• Jun 19, 2009

How It's Made: Hurst Hemi Dodge Challenger - Click above for a high resolution gallery

At SEMA last year, the legendary shifter company Hurst made huge waves with its Hemi Challenger. We've been following Hurst's progress of the cars ever since, and even got the chance to get behind the wheel of the prototype car for a brief stint. We recently made the trip down to Hurst Performance Vehicles' headquarters in Irvine, CA to see just how stock Challengers are transformed into one of their limited edition muscle cars.

You might think that Hurst would be hard pressed to find customers in today's economy, but we were surprised to see their building overflowing with Challengers. There were completely stock cars that had just been delivered, cars getting superchargers and suspension upgrades, and plenty of complete cars waiting to be delivered to their lucky new owners.

Hurst was kind enough to give us a full tour of the facility, and showed us exactly what goes into making one of their Challengers, whether it's a base Series 2 model or a full blown Series 5 with all the bells and whistles. Follow us on our tour in the gallery below, which includes high-res photographs and detailed descriptions that follow a Hurst Challenger from start to finish.

Photos copyright ©2009 Drew Phillips / Weblogs, Inc.

I'm reporting this comment as:

Reported comments and users are reviewed by Autoblog staff 24 hours a day, seven days a week to determine whether they violate Community Guideline. Accounts are penalized for Community Guidelines violations and serious or repeated violations can lead to account termination.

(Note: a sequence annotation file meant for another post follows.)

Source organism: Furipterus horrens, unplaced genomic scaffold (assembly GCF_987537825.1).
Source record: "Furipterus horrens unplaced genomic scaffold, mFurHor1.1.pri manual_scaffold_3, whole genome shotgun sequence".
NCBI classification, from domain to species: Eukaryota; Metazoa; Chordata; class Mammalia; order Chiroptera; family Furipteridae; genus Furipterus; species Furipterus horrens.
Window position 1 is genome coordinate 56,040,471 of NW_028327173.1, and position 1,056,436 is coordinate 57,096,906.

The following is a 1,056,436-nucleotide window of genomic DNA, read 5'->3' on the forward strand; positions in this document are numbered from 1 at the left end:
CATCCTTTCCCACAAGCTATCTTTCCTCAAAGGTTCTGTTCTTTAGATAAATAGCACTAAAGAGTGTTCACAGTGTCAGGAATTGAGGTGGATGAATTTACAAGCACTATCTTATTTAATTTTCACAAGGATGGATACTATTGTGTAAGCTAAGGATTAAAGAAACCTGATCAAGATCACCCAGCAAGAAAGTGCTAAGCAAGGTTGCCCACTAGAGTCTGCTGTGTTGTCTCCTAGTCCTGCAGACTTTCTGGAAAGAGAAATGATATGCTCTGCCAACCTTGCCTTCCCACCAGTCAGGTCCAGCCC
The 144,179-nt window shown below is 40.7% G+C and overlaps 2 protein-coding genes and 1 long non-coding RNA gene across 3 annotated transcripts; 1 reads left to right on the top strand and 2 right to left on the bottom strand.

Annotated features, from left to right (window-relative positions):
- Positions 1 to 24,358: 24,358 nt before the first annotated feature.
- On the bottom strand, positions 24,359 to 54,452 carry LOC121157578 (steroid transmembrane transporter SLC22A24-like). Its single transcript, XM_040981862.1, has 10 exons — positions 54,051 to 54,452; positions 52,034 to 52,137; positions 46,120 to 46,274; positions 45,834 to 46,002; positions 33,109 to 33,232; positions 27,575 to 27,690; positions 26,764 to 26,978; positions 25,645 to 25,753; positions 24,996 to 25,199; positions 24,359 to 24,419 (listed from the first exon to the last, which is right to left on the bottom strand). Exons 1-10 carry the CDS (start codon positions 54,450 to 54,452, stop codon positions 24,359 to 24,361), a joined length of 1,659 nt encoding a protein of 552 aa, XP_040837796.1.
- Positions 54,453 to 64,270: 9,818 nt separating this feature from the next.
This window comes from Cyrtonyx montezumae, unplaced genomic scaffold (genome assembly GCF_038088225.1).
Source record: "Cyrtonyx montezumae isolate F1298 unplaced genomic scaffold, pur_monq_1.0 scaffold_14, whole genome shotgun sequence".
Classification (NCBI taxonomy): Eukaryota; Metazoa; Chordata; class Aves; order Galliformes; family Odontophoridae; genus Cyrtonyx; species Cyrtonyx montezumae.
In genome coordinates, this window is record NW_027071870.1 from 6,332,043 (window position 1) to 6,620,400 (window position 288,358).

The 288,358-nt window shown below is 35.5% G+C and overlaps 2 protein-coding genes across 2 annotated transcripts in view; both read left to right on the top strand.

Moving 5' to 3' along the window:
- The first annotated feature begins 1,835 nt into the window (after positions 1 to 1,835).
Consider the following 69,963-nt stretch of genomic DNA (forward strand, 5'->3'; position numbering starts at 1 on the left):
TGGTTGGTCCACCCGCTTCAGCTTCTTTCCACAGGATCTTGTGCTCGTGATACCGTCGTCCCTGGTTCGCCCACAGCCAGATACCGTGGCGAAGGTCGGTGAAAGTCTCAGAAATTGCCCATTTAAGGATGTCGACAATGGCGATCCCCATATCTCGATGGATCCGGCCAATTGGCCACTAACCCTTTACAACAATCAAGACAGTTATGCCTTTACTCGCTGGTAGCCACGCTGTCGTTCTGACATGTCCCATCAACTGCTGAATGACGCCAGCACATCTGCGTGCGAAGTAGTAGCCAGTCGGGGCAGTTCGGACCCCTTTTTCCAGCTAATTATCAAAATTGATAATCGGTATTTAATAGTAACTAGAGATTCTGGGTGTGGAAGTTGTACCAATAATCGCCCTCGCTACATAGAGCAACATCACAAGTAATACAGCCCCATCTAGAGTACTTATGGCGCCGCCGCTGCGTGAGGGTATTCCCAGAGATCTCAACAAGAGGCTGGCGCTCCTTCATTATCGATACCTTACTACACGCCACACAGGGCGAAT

• 1 Second Ago
      • 5 Years Ago
      MSRP $18,495.00*

      MSRP $29,150.00*

      MSRP $29,150.00*

      MSRP $36,450.00*

      *Hurst MSRP does not include the cost of the base vehicle
      • 5 Years Ago
      You know, the shop doesn't look bad necessarily, but it seems like Hurst would have a nicer shop. This looks like some random body shop. And what's with the giant block of foam holding up the rear suspension of a car on the lift?
        • 5 Years Ago
        my guess is that they need to drop the rear subframe a few inches to do their suspension work, the block is under there to hold it up.

        The shop is nice and clean, I'm impressed with the tape job and downdraft paint booth, the attention to detail is obvious everywhere.
      • 5 Years Ago
      Saw one of these in person at Englishtown Raceway a few weeks back. BEE-YOO-TEE-FULL.
      • 5 Years Ago
      Now thats pretty cool. I've never really seen a company cover the customer car in plastic while it waits to become transformed.
      • 5 Years Ago
      Anybody remember when Linda Vaughan was on your 'to do' list????
      • 5 Years Ago
      those rims with the gold look like they belong on a fisher price plastic car for tots.
      • 5 Years Ago
      Im all set with with the gold, blackgold white and gold either way it needs to be removed, save the gold flakes for the tequila!!
      • 5 Years Ago
      It sorta looks like the rotors could be bigger, like the original tiny drums looked/were so small. Maybe it's because this body's so much bigger than the original that the brakes look so tiny.
      • 5 Years Ago
      But will it blend?

      My problem with the Charger:
      Too heavy.
      Crappy suspension.

      It looks like they've fixed the suspension, brakes, and added power.
      I hope the freaking thing was put on a diet, too.

      Does Hurst do anything to reinforce the frame?